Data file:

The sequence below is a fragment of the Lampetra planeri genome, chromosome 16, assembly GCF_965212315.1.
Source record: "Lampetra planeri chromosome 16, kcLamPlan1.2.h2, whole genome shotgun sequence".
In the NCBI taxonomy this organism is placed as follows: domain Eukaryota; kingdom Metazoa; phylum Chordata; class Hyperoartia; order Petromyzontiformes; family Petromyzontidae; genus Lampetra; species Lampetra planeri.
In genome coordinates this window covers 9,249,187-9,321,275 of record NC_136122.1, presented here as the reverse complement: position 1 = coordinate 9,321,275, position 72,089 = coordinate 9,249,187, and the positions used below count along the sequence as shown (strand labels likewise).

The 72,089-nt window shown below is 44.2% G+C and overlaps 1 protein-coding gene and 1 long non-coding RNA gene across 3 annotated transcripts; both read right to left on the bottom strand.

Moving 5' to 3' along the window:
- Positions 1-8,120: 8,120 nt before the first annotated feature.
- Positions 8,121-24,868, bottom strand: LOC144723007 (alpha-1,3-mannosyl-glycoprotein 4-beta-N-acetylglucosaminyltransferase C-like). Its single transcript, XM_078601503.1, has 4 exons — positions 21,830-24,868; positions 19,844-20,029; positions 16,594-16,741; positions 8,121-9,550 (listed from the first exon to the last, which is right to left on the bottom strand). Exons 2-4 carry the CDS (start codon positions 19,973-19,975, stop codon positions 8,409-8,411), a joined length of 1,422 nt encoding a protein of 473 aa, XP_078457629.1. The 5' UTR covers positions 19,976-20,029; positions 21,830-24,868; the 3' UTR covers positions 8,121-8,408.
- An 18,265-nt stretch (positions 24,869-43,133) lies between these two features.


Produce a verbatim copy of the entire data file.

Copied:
The sequence below is a fragment of the Lampetra planeri genome, chromosome 16, assembly GCF_965212315.1.
Source record: "Lampetra planeri chromosome 16, kcLamPlan1.2.h2, whole genome shotgun sequence".
In the NCBI taxonomy this organism is placed as follows: domain Eukaryota; kingdom Metazoa; phylum Chordata; class Hyperoartia; order Petromyzontiformes; family Petromyzontidae; genus Lampetra; species Lampetra planeri.
In genome coordinates this window covers 9,249,187-9,321,275 of record NC_136122.1, presented here as the reverse complement: position 1 = coordinate 9,321,275, position 72,089 = coordinate 9,249,187, and the positions used below count along the sequence as shown (strand labels likewise).

The 72,089-nt window shown below is 44.2% G+C and overlaps 1 protein-coding gene and 1 long non-coding RNA gene across 3 annotated transcripts; both read right to left on the bottom strand.

Moving 5' to 3' along the window:
- Positions 1-8,120: 8,120 nt before the first annotated feature.
- Positions 8,121-24,868, bottom strand: LOC144723007 (alpha-1,3-mannosyl-glycoprotein 4-beta-N-acetylglucosaminyltransferase C-like). Its single transcript, XM_078601503.1, has 4 exons — positions 21,830-24,868; positions 19,844-20,029; positions 16,594-16,741; positions 8,121-9,550 (listed from the first exon to the last, which is right to left on the bottom strand). Exons 2-4 carry the CDS (start codon positions 19,973-19,975, stop codon positions 8,409-8,411), a joined length of 1,422 nt encoding a protein of 473 aa, XP_078457629.1. The 5' UTR covers positions 19,976-20,029; positions 21,830-24,868; the 3' UTR covers positions 8,121-8,408.
- An 18,265-nt stretch (positions 24,869-43,133) lies between these two features.